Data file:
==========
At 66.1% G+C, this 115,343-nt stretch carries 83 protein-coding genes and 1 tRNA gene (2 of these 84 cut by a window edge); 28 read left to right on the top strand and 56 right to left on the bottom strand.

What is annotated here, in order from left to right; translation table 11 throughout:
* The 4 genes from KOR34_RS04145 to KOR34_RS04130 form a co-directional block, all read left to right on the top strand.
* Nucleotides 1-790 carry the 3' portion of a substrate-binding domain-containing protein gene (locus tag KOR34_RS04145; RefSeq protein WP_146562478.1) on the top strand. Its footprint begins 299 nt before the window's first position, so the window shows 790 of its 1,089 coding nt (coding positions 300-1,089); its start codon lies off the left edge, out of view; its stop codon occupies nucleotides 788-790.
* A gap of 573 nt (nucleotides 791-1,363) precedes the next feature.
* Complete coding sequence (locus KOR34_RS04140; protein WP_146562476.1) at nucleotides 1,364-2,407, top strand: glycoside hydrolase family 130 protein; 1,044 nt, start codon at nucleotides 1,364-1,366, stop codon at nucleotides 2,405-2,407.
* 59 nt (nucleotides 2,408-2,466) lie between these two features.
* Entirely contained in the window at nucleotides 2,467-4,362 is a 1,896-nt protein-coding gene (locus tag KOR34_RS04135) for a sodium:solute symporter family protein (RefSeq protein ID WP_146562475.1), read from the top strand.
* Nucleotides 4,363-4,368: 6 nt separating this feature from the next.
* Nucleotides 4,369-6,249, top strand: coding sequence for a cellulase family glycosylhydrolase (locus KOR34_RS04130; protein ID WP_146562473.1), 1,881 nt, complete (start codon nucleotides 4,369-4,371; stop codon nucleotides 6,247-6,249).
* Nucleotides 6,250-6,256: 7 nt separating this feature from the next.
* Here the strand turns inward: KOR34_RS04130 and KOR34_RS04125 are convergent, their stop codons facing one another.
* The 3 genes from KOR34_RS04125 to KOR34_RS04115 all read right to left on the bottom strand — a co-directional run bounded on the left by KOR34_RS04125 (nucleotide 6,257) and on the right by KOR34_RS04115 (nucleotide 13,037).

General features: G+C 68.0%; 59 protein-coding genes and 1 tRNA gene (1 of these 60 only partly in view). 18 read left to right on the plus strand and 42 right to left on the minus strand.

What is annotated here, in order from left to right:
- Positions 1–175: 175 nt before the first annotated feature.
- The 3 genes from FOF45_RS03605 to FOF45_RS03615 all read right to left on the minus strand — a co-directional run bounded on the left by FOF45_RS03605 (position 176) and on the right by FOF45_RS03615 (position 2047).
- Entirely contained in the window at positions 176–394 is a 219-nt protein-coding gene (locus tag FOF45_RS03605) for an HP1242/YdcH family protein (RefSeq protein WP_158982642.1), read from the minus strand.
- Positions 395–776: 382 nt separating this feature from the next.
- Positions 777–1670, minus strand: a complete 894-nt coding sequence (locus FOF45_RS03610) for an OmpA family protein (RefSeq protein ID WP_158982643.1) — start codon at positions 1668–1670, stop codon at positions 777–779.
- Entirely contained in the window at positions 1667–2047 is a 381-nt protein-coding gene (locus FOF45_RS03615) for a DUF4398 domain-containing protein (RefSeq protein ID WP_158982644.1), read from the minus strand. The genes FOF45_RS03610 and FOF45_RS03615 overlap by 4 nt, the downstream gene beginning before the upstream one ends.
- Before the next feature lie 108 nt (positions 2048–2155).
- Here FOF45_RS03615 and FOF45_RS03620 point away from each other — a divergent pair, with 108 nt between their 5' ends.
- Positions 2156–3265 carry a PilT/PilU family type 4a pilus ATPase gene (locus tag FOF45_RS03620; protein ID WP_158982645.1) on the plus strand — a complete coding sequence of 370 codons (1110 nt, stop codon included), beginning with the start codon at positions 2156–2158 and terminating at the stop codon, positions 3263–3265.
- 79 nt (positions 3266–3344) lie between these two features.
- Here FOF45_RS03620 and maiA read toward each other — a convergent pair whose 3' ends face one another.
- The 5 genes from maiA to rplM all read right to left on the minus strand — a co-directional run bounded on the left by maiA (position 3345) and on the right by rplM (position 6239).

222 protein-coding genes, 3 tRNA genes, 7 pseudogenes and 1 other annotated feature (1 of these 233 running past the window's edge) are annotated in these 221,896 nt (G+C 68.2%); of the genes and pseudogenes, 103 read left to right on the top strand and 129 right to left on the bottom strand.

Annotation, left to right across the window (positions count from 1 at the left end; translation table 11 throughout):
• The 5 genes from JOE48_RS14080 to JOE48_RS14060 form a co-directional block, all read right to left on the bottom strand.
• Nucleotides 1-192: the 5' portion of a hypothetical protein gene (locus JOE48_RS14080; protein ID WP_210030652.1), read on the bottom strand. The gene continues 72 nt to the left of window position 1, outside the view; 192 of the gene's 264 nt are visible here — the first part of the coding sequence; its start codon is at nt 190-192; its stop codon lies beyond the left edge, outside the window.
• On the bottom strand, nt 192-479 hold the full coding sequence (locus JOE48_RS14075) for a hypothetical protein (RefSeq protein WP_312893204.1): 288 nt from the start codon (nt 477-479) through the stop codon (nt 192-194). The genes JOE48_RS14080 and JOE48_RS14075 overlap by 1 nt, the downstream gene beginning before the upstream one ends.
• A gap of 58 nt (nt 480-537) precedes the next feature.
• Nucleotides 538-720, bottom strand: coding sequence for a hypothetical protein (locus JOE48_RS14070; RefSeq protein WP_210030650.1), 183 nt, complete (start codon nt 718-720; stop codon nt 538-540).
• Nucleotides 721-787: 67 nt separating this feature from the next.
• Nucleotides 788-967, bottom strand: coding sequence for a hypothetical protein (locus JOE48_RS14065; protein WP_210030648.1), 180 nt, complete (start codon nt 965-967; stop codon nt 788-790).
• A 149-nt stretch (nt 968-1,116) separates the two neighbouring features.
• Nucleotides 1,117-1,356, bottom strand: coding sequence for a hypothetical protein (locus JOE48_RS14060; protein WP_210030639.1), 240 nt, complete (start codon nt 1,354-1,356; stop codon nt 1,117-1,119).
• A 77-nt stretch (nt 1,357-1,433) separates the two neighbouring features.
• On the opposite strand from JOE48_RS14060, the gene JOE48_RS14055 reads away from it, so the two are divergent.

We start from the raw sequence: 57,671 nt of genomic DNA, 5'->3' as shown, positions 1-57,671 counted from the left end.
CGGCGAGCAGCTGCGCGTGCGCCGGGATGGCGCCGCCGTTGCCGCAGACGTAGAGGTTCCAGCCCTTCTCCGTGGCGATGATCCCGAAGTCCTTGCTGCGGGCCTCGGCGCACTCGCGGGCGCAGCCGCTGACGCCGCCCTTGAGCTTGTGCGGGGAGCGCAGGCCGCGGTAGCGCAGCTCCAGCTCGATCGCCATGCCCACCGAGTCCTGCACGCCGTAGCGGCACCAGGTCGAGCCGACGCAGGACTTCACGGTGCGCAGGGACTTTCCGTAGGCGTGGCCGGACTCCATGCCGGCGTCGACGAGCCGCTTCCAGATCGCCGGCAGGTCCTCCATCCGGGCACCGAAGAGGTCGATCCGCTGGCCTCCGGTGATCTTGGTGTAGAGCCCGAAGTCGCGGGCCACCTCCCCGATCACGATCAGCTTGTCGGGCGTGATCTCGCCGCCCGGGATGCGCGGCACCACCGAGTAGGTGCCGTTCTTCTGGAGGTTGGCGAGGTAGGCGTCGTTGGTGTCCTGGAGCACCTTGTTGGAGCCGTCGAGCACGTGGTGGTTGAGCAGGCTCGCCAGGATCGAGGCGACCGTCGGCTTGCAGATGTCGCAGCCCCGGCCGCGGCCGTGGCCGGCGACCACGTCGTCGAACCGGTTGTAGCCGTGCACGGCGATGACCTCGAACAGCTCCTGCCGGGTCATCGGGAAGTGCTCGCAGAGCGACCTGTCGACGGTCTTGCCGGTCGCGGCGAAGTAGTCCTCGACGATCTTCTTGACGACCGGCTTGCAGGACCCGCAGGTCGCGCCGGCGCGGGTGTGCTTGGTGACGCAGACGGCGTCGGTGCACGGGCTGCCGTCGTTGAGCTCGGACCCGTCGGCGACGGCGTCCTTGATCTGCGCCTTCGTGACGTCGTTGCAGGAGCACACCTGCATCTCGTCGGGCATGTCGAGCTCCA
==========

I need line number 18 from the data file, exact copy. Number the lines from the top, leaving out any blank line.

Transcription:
- Entirely contained in the window at positions 176–394 is a 219-nt protein-coding gene (locus tag FOF45_RS03605) for an HP1242/YdcH family protein (RefSeq protein WP_158982642.1), read from the minus strand.